On July 8, 2013, another hunger strike was launched here inside the security housing unit (SHU) in an ongoing effort to try to bring an end to the injustice of long-term SHU confinement. On July 12 I was prevented from receiving the July-August issue of N&L because page 9 had an article on the Pelican Bay hunger strike.
Since February, prisoners at Guantanamo Bay have carried on a massive hunger strike to protest indefinite detention in abusive conditions with no end in sight…. On July 8th California prisoners being held in solitary confinement at the Pelican Bay “security housing unit” (SHU) for indeterminate periods will resume their hunger strike.
Sacramento, Calif.–On Feb. 25, around 100 people, mostly family members of prisoners organized as California Families Against Solitary Confinement (CFASC), gathered on the state capitol steps. They shared their stories before a historic second legislative hearing on California Department of Corrections and Rehabilitation (CDC) policies regarding prisoners held in the Security Housing Units (SHUs). An [=>]
The March-April 2013 issue of News & Letters is available on the web.
News & Letters, Vol. 58, No. 2
March – April 2013
From India to Egypt to U.S., women fighting for freedom
Two recent events have shown the deep and seemingly intractable worldwide oppression of women and, at the same time, revealed women’s militancy and determination to [=>]
From the January-February 2013 issue of News & Letters:
Pelican Bay families support prisoners
Editor’s note: California Families Against Solitary Confinement (CFASC) came together during the prisoners’ 2011 hunger strike initiated by prisoners in Security Housing Unit (SHU). To support the prisoners’ ongoing movement, specifically the Agreement to Cease Hostilities (see Nov.-Dec. 2012 N&L), CFASC [=>]
Agreement to End Hostilities
(NOTE: All names and the statement must be verbatim when used and posted on any website or media, or non-media, publications)
August 12, 2012
To whom it may concern and all California Prisoners:
Greetings from the all PBSP-SHU [Pelican Bay State Prison-Security [=>]
Draft for Marxist-Humanist Perspectives, 2012-2013
Counter-revolution’s rise shows need for a total philosophy
Revolution, having forced its way to center stage over the last year and a half, cannot easily be bottled up. That explains the viciousness of the counter-revolution, whether the violent police attacks on occupations from New York to Oakland or the Syrian state’s torture [=>]
September 28, 2011
The SHU prisoners hunger strike started again as of Sept. 26….Apparently the level of prisoner participation surprised California Department of Corrections and Rehabilitation (CDCR)….Despite the attempt to undermine and stigmatize the latest effort, the general consensus of the prisoners is that there is no stopping until some real quality changes are made [=>]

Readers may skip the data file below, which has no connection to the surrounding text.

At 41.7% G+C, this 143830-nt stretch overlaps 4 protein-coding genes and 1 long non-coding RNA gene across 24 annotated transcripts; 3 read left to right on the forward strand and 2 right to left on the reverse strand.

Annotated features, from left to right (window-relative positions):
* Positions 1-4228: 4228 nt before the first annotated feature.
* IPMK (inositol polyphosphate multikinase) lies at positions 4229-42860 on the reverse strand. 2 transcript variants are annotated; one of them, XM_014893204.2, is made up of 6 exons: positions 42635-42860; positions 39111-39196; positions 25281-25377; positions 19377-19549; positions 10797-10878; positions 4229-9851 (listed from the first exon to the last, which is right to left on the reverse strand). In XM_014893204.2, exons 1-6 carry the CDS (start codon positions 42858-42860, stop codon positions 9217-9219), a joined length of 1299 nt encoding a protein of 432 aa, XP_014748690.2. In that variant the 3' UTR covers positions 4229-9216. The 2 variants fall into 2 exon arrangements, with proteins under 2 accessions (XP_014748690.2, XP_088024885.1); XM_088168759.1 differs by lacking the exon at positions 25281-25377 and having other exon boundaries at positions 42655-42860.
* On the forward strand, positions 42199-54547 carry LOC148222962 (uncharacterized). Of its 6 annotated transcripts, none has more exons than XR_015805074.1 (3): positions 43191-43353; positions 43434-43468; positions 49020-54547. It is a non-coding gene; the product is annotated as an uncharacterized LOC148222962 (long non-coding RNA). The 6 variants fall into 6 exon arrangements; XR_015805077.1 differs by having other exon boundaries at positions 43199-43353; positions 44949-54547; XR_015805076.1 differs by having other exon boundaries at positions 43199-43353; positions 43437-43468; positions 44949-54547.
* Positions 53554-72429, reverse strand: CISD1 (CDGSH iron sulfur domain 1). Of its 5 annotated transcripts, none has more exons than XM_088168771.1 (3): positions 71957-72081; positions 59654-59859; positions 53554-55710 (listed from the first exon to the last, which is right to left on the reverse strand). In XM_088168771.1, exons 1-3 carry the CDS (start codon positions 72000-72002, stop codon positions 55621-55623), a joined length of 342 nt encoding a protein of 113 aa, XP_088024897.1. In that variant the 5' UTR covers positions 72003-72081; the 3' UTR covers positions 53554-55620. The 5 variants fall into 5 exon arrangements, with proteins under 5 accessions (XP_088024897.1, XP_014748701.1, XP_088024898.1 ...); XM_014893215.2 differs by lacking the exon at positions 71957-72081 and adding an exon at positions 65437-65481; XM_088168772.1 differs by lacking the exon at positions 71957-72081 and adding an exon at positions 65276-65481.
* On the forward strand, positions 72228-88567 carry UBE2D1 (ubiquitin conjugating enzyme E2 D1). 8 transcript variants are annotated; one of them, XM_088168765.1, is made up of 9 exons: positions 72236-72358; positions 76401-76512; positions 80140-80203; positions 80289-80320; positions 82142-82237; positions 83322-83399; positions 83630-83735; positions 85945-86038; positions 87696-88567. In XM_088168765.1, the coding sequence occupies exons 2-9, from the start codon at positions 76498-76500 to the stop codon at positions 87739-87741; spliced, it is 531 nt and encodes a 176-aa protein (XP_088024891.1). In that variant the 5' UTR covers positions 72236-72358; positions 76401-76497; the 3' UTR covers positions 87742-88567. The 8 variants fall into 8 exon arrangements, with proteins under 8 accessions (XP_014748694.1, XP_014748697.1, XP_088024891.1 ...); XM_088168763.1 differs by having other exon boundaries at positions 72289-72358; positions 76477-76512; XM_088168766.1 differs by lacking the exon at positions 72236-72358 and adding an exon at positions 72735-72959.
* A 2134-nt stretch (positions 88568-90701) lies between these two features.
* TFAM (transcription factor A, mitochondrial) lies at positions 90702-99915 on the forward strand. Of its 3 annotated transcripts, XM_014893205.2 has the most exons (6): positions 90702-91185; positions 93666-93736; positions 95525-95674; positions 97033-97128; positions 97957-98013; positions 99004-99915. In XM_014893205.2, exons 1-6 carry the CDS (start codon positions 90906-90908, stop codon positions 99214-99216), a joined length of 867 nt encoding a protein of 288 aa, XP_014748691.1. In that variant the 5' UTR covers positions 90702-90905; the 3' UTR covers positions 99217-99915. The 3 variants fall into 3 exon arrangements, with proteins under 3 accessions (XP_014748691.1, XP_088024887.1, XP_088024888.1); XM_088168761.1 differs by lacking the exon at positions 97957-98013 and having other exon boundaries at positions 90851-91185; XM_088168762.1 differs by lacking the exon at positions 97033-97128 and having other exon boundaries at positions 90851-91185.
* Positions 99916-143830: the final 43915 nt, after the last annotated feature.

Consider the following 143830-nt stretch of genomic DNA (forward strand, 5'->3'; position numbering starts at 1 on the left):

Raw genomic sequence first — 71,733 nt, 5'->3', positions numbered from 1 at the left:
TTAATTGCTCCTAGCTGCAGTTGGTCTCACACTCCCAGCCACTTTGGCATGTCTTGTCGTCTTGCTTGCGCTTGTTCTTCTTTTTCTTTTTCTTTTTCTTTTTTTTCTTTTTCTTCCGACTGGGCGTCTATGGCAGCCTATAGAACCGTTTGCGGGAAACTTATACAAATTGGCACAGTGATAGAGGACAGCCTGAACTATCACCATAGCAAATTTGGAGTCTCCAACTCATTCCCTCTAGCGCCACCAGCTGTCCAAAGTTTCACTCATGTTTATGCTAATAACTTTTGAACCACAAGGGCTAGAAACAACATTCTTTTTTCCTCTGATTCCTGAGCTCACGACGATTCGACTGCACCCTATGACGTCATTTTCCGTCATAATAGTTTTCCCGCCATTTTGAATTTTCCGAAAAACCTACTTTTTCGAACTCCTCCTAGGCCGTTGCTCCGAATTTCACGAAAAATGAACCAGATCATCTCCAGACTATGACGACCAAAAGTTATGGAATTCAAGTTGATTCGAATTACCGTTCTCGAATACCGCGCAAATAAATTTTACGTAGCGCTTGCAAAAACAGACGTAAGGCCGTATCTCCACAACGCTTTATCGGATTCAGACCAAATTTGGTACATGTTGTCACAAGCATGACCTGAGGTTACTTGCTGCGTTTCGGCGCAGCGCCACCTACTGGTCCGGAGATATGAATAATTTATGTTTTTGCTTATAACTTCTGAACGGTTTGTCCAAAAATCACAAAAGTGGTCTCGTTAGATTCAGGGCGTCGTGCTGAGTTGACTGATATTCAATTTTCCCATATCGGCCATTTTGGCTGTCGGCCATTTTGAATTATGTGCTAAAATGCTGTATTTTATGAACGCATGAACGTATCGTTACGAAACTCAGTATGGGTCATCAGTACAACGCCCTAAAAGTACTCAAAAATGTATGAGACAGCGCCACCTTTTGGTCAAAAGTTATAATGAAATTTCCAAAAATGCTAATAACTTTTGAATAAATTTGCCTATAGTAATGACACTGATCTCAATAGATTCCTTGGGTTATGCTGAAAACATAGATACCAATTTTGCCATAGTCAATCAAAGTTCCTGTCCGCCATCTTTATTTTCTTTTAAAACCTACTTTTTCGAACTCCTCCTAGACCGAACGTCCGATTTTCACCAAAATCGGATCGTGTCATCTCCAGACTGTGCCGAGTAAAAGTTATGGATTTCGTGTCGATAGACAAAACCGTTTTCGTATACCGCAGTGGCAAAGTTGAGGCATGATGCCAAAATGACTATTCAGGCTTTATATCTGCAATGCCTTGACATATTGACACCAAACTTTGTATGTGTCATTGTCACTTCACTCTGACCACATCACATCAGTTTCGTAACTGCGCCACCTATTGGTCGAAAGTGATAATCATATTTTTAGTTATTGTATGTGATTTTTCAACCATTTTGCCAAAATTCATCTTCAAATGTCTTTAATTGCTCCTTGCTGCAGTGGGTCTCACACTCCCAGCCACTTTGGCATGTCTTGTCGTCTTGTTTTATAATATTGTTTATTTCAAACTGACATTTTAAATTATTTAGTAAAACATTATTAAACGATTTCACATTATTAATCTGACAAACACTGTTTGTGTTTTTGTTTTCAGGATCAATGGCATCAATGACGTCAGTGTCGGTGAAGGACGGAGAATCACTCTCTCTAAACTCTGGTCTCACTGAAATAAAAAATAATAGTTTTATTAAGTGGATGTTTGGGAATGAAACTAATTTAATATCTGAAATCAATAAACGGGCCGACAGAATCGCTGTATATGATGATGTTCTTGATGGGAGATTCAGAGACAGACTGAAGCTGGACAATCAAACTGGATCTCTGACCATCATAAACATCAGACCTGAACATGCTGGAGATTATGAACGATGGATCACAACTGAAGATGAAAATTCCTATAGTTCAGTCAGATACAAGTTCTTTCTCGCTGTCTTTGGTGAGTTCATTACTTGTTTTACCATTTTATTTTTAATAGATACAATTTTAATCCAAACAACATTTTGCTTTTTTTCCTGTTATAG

Pelican Bay, Calif.–On Sept. 26 Security Housing Unit (SHU) prisoners resumed their hunger strike, suspended on July 20, to give California prison authorities a chance to make good on their promises to address the prisoners demands (see “Pelican Bay SHU struggle continues!” Sept.-Oct. N&L). Especially important to the prisoners was getting out of perpetual solitary confinement, [=>]
Los Angeles–On Aug. 13, 30 youths, mostly young women, gathered at the County Twin Towers Prison to support the Pelican Bay prisoners’ hunger strike. With the drumbeat and the performance of Aztec dancers, the protesters held individually made signs that read: “Prisoners are human beings, give them their rights”; “We stand in solidarity for prisoners’ [=>]
Pelican Bay, Calif.–Here in Pelican Bay State Prison’s Security Housing Unit (SHU), a number of us prisoners decided to launch a peaceful collective protest in the form of a hunger strike starting July 1. This action is necessary due to the anti-human, draconian institutional policies implemented by the California Department of Corrections and Rehabilitation (CDCR).
A special report from News and Letters Committees:
Stop torture in California prisons!
The hunger strike among California prisoners, consigned to perpetual solitary confinement in Security Housing Units (SHU), officially ended on July 20th but what persists are the conditions that drove many prisoners to severely endanger their health by not eating for three weeks. Prisoners we [=>]